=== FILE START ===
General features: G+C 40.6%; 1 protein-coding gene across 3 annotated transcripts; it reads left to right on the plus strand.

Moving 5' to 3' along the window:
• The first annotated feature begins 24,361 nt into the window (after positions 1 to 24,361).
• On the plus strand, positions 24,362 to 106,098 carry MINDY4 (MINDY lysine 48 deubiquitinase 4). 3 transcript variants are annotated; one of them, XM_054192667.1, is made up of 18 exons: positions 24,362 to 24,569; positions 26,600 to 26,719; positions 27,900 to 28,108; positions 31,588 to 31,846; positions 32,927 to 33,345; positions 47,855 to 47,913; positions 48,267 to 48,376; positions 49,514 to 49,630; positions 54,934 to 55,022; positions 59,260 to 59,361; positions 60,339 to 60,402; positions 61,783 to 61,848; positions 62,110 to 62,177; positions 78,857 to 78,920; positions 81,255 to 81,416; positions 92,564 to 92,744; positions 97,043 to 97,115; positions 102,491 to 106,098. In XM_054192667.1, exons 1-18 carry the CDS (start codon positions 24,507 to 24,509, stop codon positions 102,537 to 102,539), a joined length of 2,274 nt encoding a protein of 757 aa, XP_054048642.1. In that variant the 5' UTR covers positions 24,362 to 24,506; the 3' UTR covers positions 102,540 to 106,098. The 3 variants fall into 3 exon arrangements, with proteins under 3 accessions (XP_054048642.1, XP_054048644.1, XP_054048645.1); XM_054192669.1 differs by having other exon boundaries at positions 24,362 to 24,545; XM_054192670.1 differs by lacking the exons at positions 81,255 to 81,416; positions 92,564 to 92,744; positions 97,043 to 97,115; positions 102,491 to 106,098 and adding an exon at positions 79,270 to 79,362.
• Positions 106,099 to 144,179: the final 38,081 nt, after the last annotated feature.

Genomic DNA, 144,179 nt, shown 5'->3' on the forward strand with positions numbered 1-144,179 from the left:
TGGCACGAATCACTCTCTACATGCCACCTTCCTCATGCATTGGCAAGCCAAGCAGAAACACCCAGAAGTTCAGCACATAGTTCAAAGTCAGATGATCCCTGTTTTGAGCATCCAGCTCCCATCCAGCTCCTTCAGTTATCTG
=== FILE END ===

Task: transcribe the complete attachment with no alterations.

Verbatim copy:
General features: G+C 40.6%; 1 protein-coding gene across 3 annotated transcripts; it reads left to right on the plus strand.

Moving 5' to 3' along the window:
• The first annotated feature begins 24,361 nt into the window (after positions 1 to 24,361).
• On the plus strand, positions 24,362 to 106,098 carry MINDY4 (MINDY lysine 48 deubiquitinase 4). 3 transcript variants are annotated; one of them, XM_054192667.1, is made up of 18 exons: positions 24,362 to 24,569; positions 26,600 to 26,719; positions 27,900 to 28,108; positions 31,588 to 31,846; positions 32,927 to 33,345; positions 47,855 to 47,913; positions 48,267 to 48,376; positions 49,514 to 49,630; positions 54,934 to 55,022; positions 59,260 to 59,361; positions 60,339 to 60,402; positions 61,783 to 61,848; positions 62,110 to 62,177; positions 78,857 to 78,920; positions 81,255 to 81,416; positions 92,564 to 92,744; positions 97,043 to 97,115; positions 102,491 to 106,098. In XM_054192667.1, exons 1-18 carry the CDS (start codon positions 24,507 to 24,509, stop codon positions 102,537 to 102,539), a joined length of 2,274 nt encoding a protein of 757 aa, XP_054048642.1. In that variant the 5' UTR covers positions 24,362 to 24,506; the 3' UTR covers positions 102,540 to 106,098. The 3 variants fall into 3 exon arrangements, with proteins under 3 accessions (XP_054048642.1, XP_054048644.1, XP_054048645.1); XM_054192669.1 differs by having other exon boundaries at positions 24,362 to 24,545; XM_054192670.1 differs by lacking the exons at positions 81,255 to 81,416; positions 92,564 to 92,744; positions 97,043 to 97,115; positions 102,491 to 106,098 and adding an exon at positions 79,270 to 79,362.
• Positions 106,099 to 144,179: the final 38,081 nt, after the last annotated feature.

Genomic DNA, 144,179 nt, shown 5'->3' on the forward strand with positions numbered 1-144,179 from the left:
TGGCACGAATCACTCTCTACATGCCACCTTCCTCATGCATTGGCAAGCCAAGCAGAAACACCCAGAAGTTCAGCACATAGTTCAAAGTCAGATGATCCCTGTTTTGAGCATCCAGCTCCCATCCAGCTCCTTCAGTTATCTG